Sitting in the middle of a brightly-painted living room, Madam Kandasamy Saraswathi is all smiles.
The 64-year-old cheerfully shares her life story, every now and then placing an assuring hand on the left knee of a Chinese elderly woman beside her. This is Madam Anthony Lily, the mother she grew up with; her father remarried after her birth mother passed away.
Their roles are now reversed, with Madam Saraswathi taking on the role of her mother’s primary caregiver.
“About five years ago, I decided to look after my mother full-time when she was diagnosed with dementia,” she explains.
Like many caregivers, Madam Saraswathi faces challenges in her caregiving duties. Her mother has problems communicating that she is hungry and needs help with taking care of her personal hygiene. Last January, she was hospitalised after sustaining fractures from osteoporosis — a degenerative bone disease that typically leads to weaker bones. Being her sole caregiver, Madam Saraswathi occasionally felt stressed from her responsibilities.
To support people like Madam Saraswathi and her mother, the Agency for Integrated Care (AIC) connects caregivers and seniors to a network of Community Care support and services.
A support network for seniors
One way this is done is through AIC’s Silver Generation Office (SGO). Its volunteers, known as Silver Generation (SG) Ambassadors, reach out to seniors at their homes, workplaces and community nodes to raise awareness and link seniors to the support available.
SG Ambassadors are trained to identify and follow up within AIC on the seniors’ needs during their engagements. SGO connects seniors to active ageing programmes, befriending and care and support services through the Community Networks for Seniors (CNS) initiative. This initiative is one way where SGO brings government agencies and partners together at the local community to support seniors in living well and ageing gracefully.
Last year, SG Ambassadors Jessie Tay and Fion Soh visited Madam Saraswathi . After learning about her caregiving experience and the stress that she was undergoing, they highlighted her concerns to the SGO and CNS teams.
Ms Nur Hidayah Sajali, who manages CNS in Admiralty and Sembawang, arranged for a community nurse to visit them. The nurse taught Madam Saraswathi how to better care for her mother, and also explained about her mother’s behaviours which resulted from her condition.
Madam Saraswathi also requested for help to get her mother a hospital bed. Her mother tended to wander at night, and she worried the elderly lady might fall. The bed would help keep her mother in bed at night so that Madam Saraswathi can sleep better.
Says Ms Hidayah: “We assessed that this would indeed help Madam Saraswathi . We spoke to partners within the CNS network and managed to find a second-hand hospital bed at no cost.”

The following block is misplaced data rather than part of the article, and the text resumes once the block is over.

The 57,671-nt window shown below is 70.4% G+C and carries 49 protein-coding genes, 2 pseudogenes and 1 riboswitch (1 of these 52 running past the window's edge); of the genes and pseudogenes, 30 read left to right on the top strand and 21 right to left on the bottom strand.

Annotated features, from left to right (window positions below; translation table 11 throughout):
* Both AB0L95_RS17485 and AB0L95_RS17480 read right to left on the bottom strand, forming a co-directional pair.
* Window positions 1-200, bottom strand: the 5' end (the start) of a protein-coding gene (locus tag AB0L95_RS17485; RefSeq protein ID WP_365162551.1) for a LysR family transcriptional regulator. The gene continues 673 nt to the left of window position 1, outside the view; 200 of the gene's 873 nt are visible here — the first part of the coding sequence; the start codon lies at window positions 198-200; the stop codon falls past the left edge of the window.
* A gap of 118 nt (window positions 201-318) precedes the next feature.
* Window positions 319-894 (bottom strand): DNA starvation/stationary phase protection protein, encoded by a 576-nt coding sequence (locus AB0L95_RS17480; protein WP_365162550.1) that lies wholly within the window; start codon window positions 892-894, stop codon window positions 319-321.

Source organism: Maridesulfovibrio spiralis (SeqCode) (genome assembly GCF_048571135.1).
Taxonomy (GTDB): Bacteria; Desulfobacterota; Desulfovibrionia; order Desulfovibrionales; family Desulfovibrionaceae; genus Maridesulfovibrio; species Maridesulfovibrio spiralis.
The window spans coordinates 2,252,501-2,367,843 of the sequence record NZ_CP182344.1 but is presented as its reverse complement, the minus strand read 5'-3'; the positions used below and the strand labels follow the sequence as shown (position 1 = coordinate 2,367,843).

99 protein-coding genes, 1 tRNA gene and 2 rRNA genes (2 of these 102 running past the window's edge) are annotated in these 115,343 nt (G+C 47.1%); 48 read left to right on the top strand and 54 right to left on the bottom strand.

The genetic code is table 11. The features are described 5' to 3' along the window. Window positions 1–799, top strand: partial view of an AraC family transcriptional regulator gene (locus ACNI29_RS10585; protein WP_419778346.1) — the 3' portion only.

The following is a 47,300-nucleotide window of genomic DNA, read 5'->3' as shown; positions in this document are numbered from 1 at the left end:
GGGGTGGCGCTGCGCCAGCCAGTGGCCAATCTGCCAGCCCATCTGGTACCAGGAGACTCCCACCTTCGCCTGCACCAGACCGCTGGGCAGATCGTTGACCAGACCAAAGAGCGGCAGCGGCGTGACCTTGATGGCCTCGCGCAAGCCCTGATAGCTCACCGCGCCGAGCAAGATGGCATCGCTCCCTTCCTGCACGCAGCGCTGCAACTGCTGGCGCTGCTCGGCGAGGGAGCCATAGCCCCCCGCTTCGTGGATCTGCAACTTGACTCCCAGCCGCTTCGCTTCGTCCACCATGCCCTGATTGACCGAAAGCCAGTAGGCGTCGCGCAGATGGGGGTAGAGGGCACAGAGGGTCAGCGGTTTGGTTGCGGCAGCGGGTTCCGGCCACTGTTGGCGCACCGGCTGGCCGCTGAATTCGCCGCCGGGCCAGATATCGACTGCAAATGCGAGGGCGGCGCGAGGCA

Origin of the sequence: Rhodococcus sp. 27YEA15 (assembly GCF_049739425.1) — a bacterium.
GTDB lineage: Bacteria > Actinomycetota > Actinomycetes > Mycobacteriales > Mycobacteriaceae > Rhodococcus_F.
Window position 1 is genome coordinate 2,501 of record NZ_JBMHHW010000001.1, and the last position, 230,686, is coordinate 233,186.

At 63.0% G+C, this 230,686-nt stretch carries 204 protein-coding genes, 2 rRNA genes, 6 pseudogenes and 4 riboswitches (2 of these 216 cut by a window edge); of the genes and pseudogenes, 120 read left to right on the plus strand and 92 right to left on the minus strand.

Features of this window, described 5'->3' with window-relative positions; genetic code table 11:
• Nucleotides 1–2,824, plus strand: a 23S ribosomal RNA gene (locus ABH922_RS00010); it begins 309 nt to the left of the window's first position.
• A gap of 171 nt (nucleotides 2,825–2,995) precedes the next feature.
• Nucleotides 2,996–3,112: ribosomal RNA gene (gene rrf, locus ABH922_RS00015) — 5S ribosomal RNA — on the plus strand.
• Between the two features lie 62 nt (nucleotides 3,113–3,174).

With the support that Ms Hidayah connected her to, Madam Saraswathi became more confident in caring for her mother at home. This relieved her stress.
Such experiences add meaning to the 27-year-old’s job. Ms Hidayah joined AIC last year wanting to make a difference to the seniors’ lives.
“It’s deeply satisfying to help seniors among us and see the impact that your assistance can make in their lives,” she says. “Working in AIC, I can see how we play a crucial role in the eldercare landscape by linking seniors and their caregivers to various forms of support so they can grow old at home.”
One stop for advice and information
Aside from setting up community networks to support seniors and caregivers, AIC also fronts multiple channels for people to seek information and advice on caregiving and eldercare.
Mr Mohamad Hashik Hassan and his 84-year-old mother have found some relief through one of these channels — the AIC Link. The 43-year-old is the main caregiver to his mother with dementia.
Last August, his mother was warded at Khoo Teck Puat Hospital (KTPH) after a stroke. It caused her dementia symptoms to become more challenging and also affected her ability to move. As a result, Mr Hashik decided to care for her full-time.
The hospital’s social worker recommended that Mr Hashik apply for financial assistance at AIC Link located at KTPH's Patient Service Centre at level 1.
AIC Link provides caregivers and their loved ones with advice on care services and schemes, and caregiving training and assistance. They are located at public and community hospitals, community nodes and AIC’s office in Maxwell.
AIC Link care consultant Mr Kamaluddin Mahadi worked with the social workers to do more. Besides getting Mr Hashik's mother a subsidised wheelchair through the Seniors’ Mobility and Enabling Fund (SMF), they also helped him apply to install grab bars at home to help his mother move around safely. For this, they tapped on Housing and Development Board’s Enhancement for Active Seniors (EASE) programme.
Says Mr Kamaluddin: “In my job, it is important to listen actively from the heart. When people are not aware on what support they need or how to go about getting it, I start by asking questions. Listening to what they share about their situation, I can recommend the suitable financial schemes or care services they need and assist them with applications.”
Since March 2019, AIC has also helped Mr Hashik who applied for day care services for his mother so that he has some time to himself to do the household chores and go to the mosque. In addition, he is currently receiving a monthly payout of $100 under the Pioneer Generation Disability Assistance Scheme (PioneerDAS) administered by AIC. He uses the payout to offset his mother’s day care after subsidies.